catapult magazine

catapult magazine

Vol 10, Num 20 :: 2011.11.11 — 2011.11.24


Learning to die

Every day it gets closer: my imminent demise. You may think that a morbid statement, but the signs are abundant and autumn is a stark reminder.

Daylight hours fade, summer processes reverse and leaves show their true colors before falling to their winter death. Wrinkles appear where skin was smooth. Joints that once moved smoothly and effortlessly creak and ache. Hearing is not as keen, nor is sight. I can’t run as fast or jump as high.  

Our efforts to prolong the inevitable are numerous: diets, exercise, pills, smart eating. Yet we die. Those in top physical shape die by the thousands daily, just as those in poor health. Age quickly removes the invincibility of adolescence.

A healthier approach is to embrace the inevitable rather than attempt to escape it. Seneca said, “Throughout the whole of life, one must continue to learn how to live, and what will amaze you even more, throughout life one must learn to die.” And the apostle Paul wrote, “Now we see but a poor reflection as in a mirror; then we shall see face to face. Now I know in part; then I shall know fully, even as I am fully known” (1 Corinthians 13:12). Death removes the limitations life places on us. All of the things we cringe over in life will be rectified after our final breath. Autumn must come.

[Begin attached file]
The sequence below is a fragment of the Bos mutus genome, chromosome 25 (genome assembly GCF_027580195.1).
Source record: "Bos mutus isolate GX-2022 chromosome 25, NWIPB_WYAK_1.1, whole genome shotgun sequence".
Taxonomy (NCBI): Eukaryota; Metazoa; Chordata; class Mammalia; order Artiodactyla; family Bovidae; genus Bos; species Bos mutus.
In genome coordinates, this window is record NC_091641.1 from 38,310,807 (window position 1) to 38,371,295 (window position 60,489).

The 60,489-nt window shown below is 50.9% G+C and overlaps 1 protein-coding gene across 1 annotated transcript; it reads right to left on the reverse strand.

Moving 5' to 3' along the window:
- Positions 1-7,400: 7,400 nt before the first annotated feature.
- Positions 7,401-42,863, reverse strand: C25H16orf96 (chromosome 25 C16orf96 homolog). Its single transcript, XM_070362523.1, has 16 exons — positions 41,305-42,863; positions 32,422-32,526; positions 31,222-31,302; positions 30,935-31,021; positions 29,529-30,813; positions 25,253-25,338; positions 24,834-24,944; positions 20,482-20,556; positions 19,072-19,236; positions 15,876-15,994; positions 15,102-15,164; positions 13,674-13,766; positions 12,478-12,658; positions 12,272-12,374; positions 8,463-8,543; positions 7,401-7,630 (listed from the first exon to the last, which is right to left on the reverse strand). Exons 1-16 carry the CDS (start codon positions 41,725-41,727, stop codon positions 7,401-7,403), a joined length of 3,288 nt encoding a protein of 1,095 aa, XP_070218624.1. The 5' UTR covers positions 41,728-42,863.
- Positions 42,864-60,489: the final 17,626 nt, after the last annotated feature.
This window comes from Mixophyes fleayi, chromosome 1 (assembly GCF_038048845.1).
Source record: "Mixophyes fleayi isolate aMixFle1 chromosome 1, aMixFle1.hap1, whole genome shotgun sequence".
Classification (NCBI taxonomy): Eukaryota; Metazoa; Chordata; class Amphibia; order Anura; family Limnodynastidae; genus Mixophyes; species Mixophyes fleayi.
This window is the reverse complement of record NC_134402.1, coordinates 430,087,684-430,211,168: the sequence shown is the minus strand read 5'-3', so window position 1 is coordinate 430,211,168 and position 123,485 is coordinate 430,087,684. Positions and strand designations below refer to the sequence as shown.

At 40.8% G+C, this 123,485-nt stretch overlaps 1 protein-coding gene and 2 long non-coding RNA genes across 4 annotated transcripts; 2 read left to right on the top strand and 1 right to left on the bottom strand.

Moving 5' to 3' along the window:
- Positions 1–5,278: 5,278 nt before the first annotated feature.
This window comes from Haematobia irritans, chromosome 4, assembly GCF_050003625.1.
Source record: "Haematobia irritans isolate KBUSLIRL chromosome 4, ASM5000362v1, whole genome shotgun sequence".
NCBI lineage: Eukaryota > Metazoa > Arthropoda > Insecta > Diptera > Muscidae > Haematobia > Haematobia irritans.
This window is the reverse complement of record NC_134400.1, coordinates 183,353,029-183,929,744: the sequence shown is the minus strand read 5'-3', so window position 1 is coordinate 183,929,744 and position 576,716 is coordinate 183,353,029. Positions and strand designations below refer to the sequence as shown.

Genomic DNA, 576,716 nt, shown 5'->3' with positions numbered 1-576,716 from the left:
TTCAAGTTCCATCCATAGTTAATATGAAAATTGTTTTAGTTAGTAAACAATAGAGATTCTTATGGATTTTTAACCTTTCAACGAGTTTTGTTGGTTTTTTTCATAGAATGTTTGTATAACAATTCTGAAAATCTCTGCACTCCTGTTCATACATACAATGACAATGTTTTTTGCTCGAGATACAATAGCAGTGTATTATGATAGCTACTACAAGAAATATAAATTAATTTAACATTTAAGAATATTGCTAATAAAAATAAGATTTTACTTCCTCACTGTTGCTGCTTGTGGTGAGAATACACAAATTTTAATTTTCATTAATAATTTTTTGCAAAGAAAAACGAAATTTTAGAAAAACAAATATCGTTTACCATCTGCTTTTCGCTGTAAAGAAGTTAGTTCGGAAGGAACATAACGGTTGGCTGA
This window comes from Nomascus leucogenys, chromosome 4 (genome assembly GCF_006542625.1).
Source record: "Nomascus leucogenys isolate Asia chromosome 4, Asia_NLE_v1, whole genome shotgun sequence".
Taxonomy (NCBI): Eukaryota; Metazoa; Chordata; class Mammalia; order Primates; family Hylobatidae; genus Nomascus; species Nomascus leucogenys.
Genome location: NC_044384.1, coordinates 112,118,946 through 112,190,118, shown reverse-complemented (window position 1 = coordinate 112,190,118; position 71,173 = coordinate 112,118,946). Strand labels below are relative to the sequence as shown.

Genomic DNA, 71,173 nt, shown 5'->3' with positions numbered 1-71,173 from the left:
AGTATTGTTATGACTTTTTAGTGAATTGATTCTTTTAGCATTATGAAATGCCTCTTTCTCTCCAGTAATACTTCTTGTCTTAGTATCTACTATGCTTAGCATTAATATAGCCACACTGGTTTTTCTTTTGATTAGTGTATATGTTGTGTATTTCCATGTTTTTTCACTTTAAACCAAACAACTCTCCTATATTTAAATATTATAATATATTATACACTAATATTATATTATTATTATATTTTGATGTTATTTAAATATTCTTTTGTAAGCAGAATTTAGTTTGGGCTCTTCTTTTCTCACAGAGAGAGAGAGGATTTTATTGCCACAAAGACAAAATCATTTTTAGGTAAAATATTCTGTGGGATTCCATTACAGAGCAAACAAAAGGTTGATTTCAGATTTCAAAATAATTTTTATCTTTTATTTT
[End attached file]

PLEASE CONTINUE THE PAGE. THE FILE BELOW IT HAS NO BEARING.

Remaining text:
I look forward to experiencing life as God originally intended, but realize I can’t without passing through the experience we try diligently to avoid. The vision I see now is a poor reflection, but death will make it crystal clear. What I wish I knew now, I will know then.

Realizing my mortality actually helps accomplish now what I strive toward, but often fail to achieve: to live selflessly. If I attempt to save my life, I will lose it, but if I lose it I will find it (Matthew 16:25).  All I possess will deteriorate or pass to someone else when I’m gone, and so I learn to hold things loosely and share them at every opportunity, knowing my time to bless others is as brief as the opportunity to enjoy fall colors.

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